Joining us is veteran NBC sports broadcaster Bob Costas. Bob, great to have you here on this morning. You've seen it all in this business. What's your reaction to what happened this weekend? BOB COSTAS, NBC SPORTS BROADCASTER: The reaction is so universal,

including from prominent NFL owners who have supported and donated to Trump's campaign and to his inaugural committee.

CAMEROTA: Bob Kraft --

COSTAS: Bob Kraft -- across the board. And you have not heard a single person within the NFL raise a voice in support of what Trump said. Rex Ryan says he's appalled and now ashamed that he once introduced Trump at a rally in Buffalo where he then was the coach. What's happened here is that what was already an issue raised primarily by Colin Kaepernick has expanded beyond the specific point that Kaepernick was trying to make, which was a very valid point, and now has become near universal disgust with the president's insulting remarks.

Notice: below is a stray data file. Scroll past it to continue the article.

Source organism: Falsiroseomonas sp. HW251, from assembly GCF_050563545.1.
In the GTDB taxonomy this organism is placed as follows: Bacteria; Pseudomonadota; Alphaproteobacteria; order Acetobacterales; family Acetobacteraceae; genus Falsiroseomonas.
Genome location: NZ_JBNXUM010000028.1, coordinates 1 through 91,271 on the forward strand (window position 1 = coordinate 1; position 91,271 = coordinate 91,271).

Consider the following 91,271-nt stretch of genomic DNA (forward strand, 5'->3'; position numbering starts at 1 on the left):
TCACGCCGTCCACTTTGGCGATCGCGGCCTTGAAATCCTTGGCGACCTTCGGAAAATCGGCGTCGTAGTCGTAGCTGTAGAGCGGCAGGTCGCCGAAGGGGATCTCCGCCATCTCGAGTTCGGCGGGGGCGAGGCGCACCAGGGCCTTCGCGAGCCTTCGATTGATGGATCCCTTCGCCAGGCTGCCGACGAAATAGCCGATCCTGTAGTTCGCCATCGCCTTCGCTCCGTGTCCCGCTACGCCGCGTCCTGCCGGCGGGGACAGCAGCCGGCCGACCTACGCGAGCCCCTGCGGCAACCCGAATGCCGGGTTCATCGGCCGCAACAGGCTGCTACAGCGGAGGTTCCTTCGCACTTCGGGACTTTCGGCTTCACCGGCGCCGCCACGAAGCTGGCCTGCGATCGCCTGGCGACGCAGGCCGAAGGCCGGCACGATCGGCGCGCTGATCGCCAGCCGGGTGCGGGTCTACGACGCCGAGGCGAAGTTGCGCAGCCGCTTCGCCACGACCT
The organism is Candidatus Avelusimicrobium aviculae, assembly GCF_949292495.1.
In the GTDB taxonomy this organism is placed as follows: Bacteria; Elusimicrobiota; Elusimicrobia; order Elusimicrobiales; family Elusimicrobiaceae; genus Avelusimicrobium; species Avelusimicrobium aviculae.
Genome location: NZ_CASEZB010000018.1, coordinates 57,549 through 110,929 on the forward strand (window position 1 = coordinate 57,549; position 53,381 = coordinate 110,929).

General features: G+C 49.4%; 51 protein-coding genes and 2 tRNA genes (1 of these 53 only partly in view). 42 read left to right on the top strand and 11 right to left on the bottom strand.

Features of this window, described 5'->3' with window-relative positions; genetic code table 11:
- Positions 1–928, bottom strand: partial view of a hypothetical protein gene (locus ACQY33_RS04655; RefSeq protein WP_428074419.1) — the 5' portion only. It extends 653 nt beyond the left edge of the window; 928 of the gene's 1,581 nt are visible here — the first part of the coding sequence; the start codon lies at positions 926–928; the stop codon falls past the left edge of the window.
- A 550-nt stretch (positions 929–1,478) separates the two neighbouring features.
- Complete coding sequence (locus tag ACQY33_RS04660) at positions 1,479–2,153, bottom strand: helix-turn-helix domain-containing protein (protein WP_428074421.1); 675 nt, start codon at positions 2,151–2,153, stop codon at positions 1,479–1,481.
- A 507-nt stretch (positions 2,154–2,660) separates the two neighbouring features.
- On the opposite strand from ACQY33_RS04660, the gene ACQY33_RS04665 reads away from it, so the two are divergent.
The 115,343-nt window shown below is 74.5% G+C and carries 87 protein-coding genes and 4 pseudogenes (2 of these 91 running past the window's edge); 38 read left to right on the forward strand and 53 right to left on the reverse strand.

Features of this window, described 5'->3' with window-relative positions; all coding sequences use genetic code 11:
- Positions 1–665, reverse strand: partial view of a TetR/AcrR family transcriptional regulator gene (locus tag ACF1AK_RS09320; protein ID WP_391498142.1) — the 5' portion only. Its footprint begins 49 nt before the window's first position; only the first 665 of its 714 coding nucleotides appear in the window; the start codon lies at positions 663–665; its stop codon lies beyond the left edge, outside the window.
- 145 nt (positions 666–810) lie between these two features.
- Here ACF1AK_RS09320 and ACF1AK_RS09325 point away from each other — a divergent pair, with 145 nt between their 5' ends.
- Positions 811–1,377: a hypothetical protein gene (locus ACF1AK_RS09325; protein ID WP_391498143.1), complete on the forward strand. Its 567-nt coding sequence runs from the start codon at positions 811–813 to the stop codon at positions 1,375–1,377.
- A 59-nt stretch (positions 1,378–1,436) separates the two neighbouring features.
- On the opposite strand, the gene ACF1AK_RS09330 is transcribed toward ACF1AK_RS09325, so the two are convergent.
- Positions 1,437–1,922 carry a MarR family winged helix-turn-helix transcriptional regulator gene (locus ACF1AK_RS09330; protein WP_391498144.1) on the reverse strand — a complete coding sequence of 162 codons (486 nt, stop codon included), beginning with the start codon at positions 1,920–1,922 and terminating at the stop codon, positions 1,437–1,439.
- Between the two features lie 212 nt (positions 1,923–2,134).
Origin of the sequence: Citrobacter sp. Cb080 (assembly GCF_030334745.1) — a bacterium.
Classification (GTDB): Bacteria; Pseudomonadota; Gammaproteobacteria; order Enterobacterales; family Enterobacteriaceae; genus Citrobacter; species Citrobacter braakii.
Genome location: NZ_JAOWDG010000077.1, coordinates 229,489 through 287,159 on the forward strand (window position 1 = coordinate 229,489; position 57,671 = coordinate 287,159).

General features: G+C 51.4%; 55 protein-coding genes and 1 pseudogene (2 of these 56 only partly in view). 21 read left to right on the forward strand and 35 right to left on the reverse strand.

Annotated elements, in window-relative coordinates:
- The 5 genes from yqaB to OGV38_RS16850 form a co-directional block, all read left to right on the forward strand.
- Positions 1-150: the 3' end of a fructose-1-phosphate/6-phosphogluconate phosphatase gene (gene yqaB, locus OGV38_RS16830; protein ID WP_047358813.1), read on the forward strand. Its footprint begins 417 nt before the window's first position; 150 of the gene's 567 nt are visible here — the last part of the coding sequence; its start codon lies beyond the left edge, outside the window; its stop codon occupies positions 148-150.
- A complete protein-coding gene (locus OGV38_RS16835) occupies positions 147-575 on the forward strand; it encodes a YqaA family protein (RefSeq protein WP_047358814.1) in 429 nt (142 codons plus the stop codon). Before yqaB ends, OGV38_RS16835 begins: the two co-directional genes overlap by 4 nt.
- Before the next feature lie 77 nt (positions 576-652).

BERMAN: Your friend Peter King noted last week there were fewer than 10 NFL players who kneeled and did some kind of protest. This weekend depending how you count it, 250, including entire teams. How significant is that to see a movement like that? I can't think of anything like that ever in the NFL?

COSTAS: No. But the president galvanized players of all backgrounds, of all beliefs. Drew Brees in his complete statement says that he never would comfortable not standing for the National Anthem, but would stand locking arms with his fellow players, black and white, but with a hand on a shoulder of a black player who was expressing his point of view. And pointedly said he found the president's remarks inappropriate, which is kind.